Following the American Civil War Sesquicentennial with day by day writings of the time, currently 1863.

by John Beauchamp Jones

            MARCH 13TH.-A lovely spring day—bright, warm, and calm.

            There is nothing new, only the burning of houses, mills, etc. on the York River by the Yankees, and that is nothing new.

            Subsequently the day became very windy, but not cold. The roads will be dry again, and military operations will be resumed. The campaign will be an early one in Virginia, probably. Our people are impatient to meet the foe, for they are weary of the war. Blood will flow in torrents, unless the invaders avoid great battles; and in that event our armies may assume the offensive.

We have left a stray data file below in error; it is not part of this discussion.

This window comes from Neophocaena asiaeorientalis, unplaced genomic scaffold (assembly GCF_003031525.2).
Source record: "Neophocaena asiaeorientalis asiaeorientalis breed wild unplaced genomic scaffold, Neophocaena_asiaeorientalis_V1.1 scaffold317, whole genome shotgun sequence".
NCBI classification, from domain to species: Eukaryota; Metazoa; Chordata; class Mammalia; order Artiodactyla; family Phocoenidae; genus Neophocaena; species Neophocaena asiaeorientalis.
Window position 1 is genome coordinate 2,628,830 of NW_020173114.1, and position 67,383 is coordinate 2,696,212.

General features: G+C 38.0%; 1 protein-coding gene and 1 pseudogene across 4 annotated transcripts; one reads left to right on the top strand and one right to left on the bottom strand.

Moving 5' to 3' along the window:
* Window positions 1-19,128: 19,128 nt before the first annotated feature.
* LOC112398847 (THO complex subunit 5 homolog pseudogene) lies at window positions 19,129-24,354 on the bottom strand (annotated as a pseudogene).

It is now thought that the Department Battalion will be kept here for the defense of the city; the clerks, or most of them, retaining their offices. Those having families may possibly live on their salaries; but those who live at boarding-houses cannot, for board is now from $200 to $300 per month. Relief must soon come from some quarter, else many in this community will famish. But they prefer death to submission to the terms offered by the Abolitionists at Washington. The government must provide for the destitute, and array every one capable of bearing arms in the field.

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